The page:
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Tuesday, February 09, 2010

Hart to Heart

I always wanted to be a rebel when I was a kid.

You know, that guy that flipped off the system?

The tough, cool guy who always looked so bad-ass; who got all the chicks and smoked and had wicked tatts and took no shit from anyone.

Only thing was, I could never shut off that voice of reason in my head -- or silence it long enough to reeeeally let myself make the serious life-changing mistakes that old chums with nicknames like 'Ozzy' and 'Vedder' did.

Sure, I did me some dumbasser-y when I was young, no doubt, but yeah... I always had that gut check firmly in place. I could always see the ramifications of my actions down the line. Thus, my fist-fights were always honest, I never jumped nobody and never joined a gang; I never got expelled, went to juvie or got myself locked up.

But damn if I didn't romanticize the hell out of it.

Even now I just can't help but be drawn to different kinds of shows, those that tend to have a darker bent to them: Dexter, Durham County, Sons Of Anarchy, The Wire.

I like it when my heroes are flawed, when they make mistakes -- sometimes catastrophic ones.

I like it when actions have ramifications that don't just go away 'cause the credits roll.

I like shades of gray and double-crosses and bad guys who win because they'll do what men of conscience won't.

In short, I like seeing 'reality' reflected back to me in my stories.

What I've been realizing over the last while is that that puts me distinctly in the minority amongst TV viewers.

Not TV viewers that I know and associate with... but TV viewers on the whole.

I'm sure most of you've read the fantastic transcript from Hart Hanson's Keynote at the "Future Of Story" conference (thanks to todoom for transcribing it!)... a great deal of it was rather eye-opening for me, but this part really hit home:

"... if you cleave to, if you support – as an entertainer – the basic values of your culture and society, you have a much better chance of reaching a mass audience than if you challenge the mores and morals of a society. I hope a huge number of you are going, “Well, that’s what artists do. Artists challenge what we think.” And I would say, that’s right. So I’m not an artist."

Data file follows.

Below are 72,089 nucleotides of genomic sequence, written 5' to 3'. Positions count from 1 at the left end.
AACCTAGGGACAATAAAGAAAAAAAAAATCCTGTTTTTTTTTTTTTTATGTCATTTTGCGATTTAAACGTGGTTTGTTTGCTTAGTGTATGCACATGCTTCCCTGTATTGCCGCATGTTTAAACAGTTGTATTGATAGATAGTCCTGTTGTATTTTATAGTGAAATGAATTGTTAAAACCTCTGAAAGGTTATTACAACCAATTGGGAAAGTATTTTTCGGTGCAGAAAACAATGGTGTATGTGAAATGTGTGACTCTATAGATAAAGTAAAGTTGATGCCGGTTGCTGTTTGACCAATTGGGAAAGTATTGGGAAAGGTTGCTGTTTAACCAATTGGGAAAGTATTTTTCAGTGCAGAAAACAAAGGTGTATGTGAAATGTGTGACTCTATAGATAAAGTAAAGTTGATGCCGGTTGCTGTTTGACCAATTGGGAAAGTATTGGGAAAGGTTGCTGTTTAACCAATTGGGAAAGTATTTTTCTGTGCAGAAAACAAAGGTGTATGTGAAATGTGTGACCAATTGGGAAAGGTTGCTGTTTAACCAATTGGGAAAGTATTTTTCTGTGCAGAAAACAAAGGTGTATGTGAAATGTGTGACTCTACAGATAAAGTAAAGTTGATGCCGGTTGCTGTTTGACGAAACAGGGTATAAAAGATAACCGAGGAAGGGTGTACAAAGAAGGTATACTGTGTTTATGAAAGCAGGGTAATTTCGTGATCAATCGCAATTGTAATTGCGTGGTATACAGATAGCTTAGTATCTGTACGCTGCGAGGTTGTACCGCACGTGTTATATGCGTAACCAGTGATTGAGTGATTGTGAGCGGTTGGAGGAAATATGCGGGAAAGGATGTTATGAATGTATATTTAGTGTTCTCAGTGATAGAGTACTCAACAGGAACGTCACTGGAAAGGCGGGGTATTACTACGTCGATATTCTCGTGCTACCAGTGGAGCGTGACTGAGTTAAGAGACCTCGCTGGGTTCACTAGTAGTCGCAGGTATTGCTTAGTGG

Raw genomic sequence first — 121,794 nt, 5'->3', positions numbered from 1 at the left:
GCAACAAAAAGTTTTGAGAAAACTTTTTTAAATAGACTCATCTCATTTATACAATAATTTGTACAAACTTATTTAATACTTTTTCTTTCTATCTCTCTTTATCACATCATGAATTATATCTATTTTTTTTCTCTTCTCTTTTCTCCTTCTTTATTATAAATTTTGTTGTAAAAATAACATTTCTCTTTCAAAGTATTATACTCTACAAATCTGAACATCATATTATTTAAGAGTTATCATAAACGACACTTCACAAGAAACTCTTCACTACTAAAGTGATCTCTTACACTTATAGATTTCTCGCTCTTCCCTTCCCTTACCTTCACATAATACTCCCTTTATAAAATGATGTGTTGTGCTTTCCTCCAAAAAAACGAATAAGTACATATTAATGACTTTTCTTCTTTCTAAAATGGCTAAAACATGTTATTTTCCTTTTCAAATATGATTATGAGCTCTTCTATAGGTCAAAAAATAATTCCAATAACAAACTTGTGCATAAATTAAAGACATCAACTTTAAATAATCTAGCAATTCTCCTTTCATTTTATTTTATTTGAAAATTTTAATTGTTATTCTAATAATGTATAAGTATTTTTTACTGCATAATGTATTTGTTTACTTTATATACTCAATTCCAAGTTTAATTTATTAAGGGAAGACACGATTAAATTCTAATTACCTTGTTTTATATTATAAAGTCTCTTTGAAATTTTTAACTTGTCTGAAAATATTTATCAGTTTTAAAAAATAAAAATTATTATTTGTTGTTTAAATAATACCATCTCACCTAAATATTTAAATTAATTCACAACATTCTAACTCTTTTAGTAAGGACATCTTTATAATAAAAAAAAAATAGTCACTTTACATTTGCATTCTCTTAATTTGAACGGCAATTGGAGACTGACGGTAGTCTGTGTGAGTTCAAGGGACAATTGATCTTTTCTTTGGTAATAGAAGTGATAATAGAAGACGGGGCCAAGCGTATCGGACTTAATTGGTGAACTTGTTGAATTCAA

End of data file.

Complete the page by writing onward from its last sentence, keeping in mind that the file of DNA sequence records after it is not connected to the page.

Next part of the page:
Now, long ago I realized that TV is a business and that writing for TV is far more Craft than Art. But somehow this quote just really cemented home a different sort of perspective.

You want a hit show? Give people what they want to see. Reflect their ethics and morals and mores back to them. Tweak it where you can but, essentially, tell them what they want to hear as many different ways as possible.

Sell them the Dream, not the Reality.

'Cause, as the numbers seem to bear, very few watch TV to see the darkest aspects -- let alone the painfully true aspects -- of their life reflected back at them.

Which is... weird to me.

I've never known the happily-married sitcom life: Mom, Dad, Sparky, picket fence and the kids. But I've never known the dark, hard, criminal life of the streets either.

Certainly nothing like anything in The Wire.

And yet it's still this sort of odd dichotomy where writing about either side of the line feels fake -- with the 'shiny, happy people' side feeling moreso than the other.

At least I know people who've done hard time.

Then again, maybe I've been looking at it all wrong. Taking it in from the wrong angle. 'Looking down' on it (as Mr. Hanson says) without really giving it fair thought.

Maybe that's what the Dream is all about: The last stand.

That shining refuge and hope that at the end of the day Good will triumph over Evil; that hard working people will be rewarded and the assholes in life will always get their comeuppance.

I mean, is it wrong to want to come home after a hard day of dealing with jerks and just escape to a simpler world? To turn off the brain and enjoy a story... maybe even surrounded by people you love?

Truth be told, when you put it that way... I can kind of get it.

One of the very few times we'd all sit down and watch TV as a family was when my mom would grab us kids by the collar and sit us down to watch Little House On The Prairie.

At the time I thought it was stupid... but even now, as I look back on it, I can't help but have fond memories of the times we shared there.

Is there a way to serve the dream but keep it real? I'm sure there is.

There's gotta be some way to play it straight and fair but swing for the high note.

There's just gotta.

Can you do that for 20-ish episodes a season for 100 episodes or more?

That... yeah, that'd be the trick.


1 comment:

deborah Nathan said...

It's about mythology - the mythos of a culture. Canada tries to hide its mythology under a multicultural label - hoping nobody will raise the real story of the country and its French/English/Native roots and laws. In the US, they embrace their mythology - right or wrong - it's America. The underdog who will prevail - as evidenced most recently in the Superbowl. A friend of mine said recenlty that the mythos of Canada was the protection of property rather than the protection of the individual. I think he's right. And it makes for a rather difficult mythology to eulogize.